“We provide them with detailed guidance on Merck’s expectations and requirements from a real estate perspective—and, once they’ve learned our parameters, they become integrated into our team,” Camisa says. “Among many others, we’ve worked with Day Pitney in New Jersey for over 30 years—and Loyens & Loeff in the Netherlands for more than 10.” 

Vance Camisa | Counsel | Merck

These global partnerships are essential when Merck takes on projects like launching a research hub, such as its future Discovery Research Center in central London’s “Knowledge Quarter.” In 2017, it announced plans for the $1.32 billion, 220,000-square-foot site, which will be constructed near the King’s Cross railway station. 

After the real estate team had determined an appropriate location in 2020, Camisa, who works closely with that team, led Jusko and external counsel in handling the extensive negotiations, including with the landowner. These constructions are long term investments for Merck, he explains, and the company needs to protect its interests, for which Camisa needs to look years, sometimes decades, into the future. 

“Merck requires full control and flexibility, which often makes for difficult negotiations, especially if we’re not going to be the owners of the building and have to deal with property owners and landlords,” he says. 

His collaborative efforts meant he was able to successfully close the transactional phase of the deal in spring 2023—and Merck broke ground in April. The expected construction completion date is 2025. 

The musical notes of pro bono work 

Camisa has handled the legal real estate aspects for a number of other notable projects, such as Merck’s research and development hub in Boston and its pharmaceutical research facility at Emmanuel College.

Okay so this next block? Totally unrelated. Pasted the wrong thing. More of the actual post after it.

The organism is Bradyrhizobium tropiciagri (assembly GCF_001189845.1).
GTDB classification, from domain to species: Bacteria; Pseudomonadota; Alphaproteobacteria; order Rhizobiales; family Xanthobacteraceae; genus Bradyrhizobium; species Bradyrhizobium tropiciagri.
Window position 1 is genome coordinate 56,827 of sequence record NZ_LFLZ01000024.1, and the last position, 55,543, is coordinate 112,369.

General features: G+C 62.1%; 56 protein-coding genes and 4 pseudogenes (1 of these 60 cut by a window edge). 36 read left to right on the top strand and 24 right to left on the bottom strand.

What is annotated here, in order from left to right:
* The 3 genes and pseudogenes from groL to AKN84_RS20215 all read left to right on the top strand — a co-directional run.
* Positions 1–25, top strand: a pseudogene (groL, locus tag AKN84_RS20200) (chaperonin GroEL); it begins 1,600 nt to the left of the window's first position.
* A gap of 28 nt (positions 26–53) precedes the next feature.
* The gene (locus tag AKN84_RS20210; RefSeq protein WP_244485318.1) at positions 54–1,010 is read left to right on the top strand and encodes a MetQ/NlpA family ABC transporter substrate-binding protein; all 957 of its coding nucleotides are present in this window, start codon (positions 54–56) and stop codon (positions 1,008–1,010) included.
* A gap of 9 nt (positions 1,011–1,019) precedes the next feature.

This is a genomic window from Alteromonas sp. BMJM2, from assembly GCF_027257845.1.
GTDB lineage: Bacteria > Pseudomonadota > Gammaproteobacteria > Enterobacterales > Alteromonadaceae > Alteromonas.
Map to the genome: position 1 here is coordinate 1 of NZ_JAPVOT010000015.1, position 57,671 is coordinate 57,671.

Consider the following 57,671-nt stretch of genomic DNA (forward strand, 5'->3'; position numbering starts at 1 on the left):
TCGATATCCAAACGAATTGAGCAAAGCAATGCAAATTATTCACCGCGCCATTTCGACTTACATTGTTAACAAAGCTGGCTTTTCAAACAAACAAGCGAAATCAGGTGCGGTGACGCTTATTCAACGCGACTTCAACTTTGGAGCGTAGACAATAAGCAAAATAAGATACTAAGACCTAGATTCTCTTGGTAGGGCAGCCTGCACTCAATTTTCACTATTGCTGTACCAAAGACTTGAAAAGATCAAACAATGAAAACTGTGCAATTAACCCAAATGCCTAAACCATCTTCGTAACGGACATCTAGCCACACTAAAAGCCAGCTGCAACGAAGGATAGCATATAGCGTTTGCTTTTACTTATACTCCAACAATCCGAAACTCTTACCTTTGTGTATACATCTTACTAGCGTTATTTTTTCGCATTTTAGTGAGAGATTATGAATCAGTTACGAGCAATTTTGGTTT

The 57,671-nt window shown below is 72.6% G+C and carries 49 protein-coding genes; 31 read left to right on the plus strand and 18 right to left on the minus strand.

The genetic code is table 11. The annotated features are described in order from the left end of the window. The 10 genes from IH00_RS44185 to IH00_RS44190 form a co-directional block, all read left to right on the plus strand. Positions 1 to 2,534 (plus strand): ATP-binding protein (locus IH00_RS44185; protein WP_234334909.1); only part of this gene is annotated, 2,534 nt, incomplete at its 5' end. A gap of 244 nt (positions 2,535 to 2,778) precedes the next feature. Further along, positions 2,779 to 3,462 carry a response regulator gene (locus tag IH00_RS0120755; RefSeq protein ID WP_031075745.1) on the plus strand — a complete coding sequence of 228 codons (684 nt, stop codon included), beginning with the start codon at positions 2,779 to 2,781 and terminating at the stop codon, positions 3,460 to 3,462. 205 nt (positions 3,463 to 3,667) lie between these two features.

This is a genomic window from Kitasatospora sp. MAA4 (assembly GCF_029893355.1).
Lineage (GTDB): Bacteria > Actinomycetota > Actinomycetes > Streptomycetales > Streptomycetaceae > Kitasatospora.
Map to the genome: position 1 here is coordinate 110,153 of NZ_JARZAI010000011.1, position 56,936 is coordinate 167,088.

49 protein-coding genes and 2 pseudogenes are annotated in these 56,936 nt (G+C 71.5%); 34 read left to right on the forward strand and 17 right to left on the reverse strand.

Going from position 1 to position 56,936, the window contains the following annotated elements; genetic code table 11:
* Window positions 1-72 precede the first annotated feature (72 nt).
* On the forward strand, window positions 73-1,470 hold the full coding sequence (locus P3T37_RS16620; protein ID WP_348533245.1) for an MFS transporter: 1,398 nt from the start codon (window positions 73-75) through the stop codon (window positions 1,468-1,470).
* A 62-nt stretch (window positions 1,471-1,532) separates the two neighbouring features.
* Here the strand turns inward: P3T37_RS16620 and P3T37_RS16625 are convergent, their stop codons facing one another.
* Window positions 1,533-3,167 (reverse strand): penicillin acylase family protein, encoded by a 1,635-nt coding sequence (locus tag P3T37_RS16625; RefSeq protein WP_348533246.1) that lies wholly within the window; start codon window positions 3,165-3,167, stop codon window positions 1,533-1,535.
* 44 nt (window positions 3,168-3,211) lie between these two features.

In spring 2023, he also managed to get Merck out of the woods—quite literally. He led the efforts to relocate the global headquarters from Kenilworth, New Jersey—beautiful views but an arduous commute—to Rahway, New Jersey. The new site is less than an hour from New York City and closer to various forms of public transportation, including the railway station.  

“I was able to move this deal along very quickly as I’ve seen things like this throughout my career,” he says.  

Fond of being a mentor and teacher, Camisa also shares this knowledge—which he’s built up over 27 years at Merck and 35 in the industry—with Merck’s Global Real Estate group.  

Similarly, he believes in the importance of pro bono work, a major part of Merck’s culture. Most recently, in 2022, his ongoing volunteer efforts earned him the 25th Anniversary Pro Bono Partnership Volunteer of the Year Award; a year later, he was an honoree for the New Jersey State Bar Association’s Mark Daniel Excellence in Pro Bono Award. 

He also leads another type of team: the Vance Camisa Jazz Quartet. Playing old school jazz on his piano professionally in and around the Philadelphia area, he’s constantly adapting to the others in the group and reinforcing the positive—much like at work.  

“Sitting at a piano or at a desk, I’m using similar skill sets, listening, guiding and reacting to create the best outcomes, whether that’s jazz or a new research facility for Merck,” Camisa says. 

View this feature in the Vanguard Summer III 2023 Edition here.

Published on: July 20, 2023